From David Adjmi, SuperLab #4, Clubbed Thumb with Playwrights Horizons
Every playwright has at least one play in a drawer, possibly one he or she goes back to every now and again and thinks “Oh, maybe this could be something.”Some plays exist in a kind of miasma and it’s very hard to break them out of that. In 2005 I started 3C as part of a writing intensive at MCC theatre. I wrote the first draft quickly, in four or five days, and we did a reading, and it was an extremely thorny, undomesticated and odd play. And that became my play in the drawer.
I did a few readings of it over the years, but I knew it wasn’t ready to be sent out and so I left it alone. So I do credit Superlab with saving my play from the orphanage of abandoned plays and letting me play around and figure it out. A week before rehearsals Jackson came over my house and we read the play together and I took notes and asked her some questions — mainly about actions and obstacles.
My dramaturgy can get very conventional when I do rewrites, but it’s good, because the plays themselves can be rather maniacal. I did an enormous amount of rewriting that week. I cut ten pages from the play and drastically changed what was the ending. When I came into rehearsal that first day we had no ending — the play just kind of stopped.
During the first reading we got to the last page and, instinctively I just stopped the actors after a line in the middle of the page. Later I thought, “I think that’s the last line of the play.” I called Jackson and said, what do you think? And she loved it, and that’s the last line of the play and I love it too. Most of the next four days involved sculpting the action of the main character, and building his arc. Some days we did it with the actors and sometimes we’d send the actors home and I’d sit with Jackson and my assistant Kelly and we’d talk it through together and I’d take notes (or I’d make Kelly take notes — I can be bossy!). Then I’d go home and work in the rewrites all the next morning. Then I’d bug Maria Striar and Adam Greenfield. Then I’d bug the actors.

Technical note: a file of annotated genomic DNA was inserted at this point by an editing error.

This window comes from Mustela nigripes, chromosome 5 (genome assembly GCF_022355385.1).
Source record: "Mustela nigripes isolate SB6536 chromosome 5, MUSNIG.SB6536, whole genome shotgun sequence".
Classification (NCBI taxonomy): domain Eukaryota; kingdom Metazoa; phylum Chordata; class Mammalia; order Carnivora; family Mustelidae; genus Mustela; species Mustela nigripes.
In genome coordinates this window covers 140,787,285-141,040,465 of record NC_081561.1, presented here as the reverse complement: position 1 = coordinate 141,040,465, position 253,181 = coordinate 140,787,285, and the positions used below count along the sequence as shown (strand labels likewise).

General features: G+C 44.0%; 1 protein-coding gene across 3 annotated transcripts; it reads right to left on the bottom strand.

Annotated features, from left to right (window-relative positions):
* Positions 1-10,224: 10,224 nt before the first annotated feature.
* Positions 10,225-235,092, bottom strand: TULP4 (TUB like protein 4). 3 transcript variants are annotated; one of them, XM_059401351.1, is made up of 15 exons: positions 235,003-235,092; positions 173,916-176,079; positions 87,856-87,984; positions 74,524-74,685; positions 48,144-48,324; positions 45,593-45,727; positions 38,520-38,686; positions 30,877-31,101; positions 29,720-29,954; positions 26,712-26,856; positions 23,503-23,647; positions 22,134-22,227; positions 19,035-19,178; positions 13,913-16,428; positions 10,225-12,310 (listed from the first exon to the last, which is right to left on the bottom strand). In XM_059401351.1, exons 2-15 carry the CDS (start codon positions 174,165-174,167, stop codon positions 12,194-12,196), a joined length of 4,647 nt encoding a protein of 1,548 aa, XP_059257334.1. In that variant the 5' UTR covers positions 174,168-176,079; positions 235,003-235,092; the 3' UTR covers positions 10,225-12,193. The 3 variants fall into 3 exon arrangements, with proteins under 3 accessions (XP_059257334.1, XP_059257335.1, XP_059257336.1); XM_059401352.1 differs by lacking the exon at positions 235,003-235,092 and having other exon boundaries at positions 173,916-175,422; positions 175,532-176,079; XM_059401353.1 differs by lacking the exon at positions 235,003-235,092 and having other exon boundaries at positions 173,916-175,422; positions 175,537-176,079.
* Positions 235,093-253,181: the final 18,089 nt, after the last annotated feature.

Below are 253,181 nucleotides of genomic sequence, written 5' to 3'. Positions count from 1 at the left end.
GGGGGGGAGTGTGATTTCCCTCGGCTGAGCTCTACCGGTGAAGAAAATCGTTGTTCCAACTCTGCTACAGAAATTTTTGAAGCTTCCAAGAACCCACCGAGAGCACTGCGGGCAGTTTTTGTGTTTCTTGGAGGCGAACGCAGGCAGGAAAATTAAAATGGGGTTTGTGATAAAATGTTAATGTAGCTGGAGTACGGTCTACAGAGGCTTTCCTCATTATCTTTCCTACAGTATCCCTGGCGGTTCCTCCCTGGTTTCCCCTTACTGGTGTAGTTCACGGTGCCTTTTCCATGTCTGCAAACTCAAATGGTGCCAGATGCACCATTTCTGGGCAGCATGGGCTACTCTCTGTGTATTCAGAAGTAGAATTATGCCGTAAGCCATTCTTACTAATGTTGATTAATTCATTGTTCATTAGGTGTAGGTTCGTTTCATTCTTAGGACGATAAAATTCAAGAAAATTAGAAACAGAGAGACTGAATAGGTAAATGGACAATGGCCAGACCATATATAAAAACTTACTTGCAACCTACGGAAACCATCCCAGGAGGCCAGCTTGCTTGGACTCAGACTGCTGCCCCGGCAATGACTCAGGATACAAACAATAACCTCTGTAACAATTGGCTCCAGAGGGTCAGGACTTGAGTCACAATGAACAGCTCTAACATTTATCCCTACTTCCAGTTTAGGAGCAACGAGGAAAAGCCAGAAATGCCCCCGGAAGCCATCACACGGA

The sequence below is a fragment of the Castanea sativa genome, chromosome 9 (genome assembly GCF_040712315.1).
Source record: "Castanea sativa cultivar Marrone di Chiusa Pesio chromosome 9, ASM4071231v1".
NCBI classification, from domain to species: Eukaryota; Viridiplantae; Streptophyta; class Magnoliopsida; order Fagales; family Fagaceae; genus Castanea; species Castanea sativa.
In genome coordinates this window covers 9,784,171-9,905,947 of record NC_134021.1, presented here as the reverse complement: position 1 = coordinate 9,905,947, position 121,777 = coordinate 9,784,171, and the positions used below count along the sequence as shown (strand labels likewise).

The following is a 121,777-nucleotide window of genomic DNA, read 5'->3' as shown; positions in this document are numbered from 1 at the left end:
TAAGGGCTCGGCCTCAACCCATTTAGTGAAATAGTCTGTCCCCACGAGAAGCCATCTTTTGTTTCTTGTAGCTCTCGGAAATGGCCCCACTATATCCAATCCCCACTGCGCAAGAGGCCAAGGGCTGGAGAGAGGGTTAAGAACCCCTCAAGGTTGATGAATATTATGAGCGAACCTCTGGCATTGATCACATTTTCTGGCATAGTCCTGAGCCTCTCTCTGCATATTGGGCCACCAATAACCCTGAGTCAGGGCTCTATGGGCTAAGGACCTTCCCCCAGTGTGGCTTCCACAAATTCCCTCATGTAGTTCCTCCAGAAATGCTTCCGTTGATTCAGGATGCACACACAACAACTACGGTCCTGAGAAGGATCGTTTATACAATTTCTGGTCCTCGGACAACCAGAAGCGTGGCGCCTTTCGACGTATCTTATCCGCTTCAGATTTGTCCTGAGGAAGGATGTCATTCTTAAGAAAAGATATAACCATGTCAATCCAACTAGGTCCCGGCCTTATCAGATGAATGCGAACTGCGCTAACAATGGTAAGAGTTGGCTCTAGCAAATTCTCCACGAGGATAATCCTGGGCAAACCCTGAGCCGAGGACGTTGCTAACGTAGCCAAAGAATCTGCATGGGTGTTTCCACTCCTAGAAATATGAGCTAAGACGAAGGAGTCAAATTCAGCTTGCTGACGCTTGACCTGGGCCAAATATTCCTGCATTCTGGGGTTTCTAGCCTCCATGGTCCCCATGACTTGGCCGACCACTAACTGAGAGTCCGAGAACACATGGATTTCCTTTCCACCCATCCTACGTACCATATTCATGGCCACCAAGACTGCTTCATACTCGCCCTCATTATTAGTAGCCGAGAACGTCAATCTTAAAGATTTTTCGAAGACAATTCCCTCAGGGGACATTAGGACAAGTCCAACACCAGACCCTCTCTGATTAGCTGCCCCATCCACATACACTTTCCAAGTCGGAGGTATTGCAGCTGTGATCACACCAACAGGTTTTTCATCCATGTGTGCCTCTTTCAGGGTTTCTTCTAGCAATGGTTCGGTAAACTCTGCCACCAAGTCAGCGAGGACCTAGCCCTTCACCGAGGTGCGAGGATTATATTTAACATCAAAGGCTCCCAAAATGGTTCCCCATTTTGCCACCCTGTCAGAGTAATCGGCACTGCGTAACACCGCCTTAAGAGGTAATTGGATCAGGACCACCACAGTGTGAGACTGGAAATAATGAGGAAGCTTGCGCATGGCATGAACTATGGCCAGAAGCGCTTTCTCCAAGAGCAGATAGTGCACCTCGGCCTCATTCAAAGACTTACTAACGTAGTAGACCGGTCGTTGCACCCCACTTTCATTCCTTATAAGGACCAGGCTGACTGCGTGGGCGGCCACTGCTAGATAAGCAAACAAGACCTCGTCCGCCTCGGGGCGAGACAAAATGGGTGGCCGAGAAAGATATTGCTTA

We all had an enormous amount of fun coming up with dirty lines for Marin Ireland in a particularly louche and silly scene. I don’t think I’ve ever written so much or worked so hard in a development process. I just managed to get an enormous amount of work done. I felt so relaxed in the process and you can see it in the rewrites — they feel so organic and alive, and I’m really proud of that. When one feels pressured in a process like this the rewrites get really mealy and stiff and perfunctory and blah, and there was none of that here — it was a blast.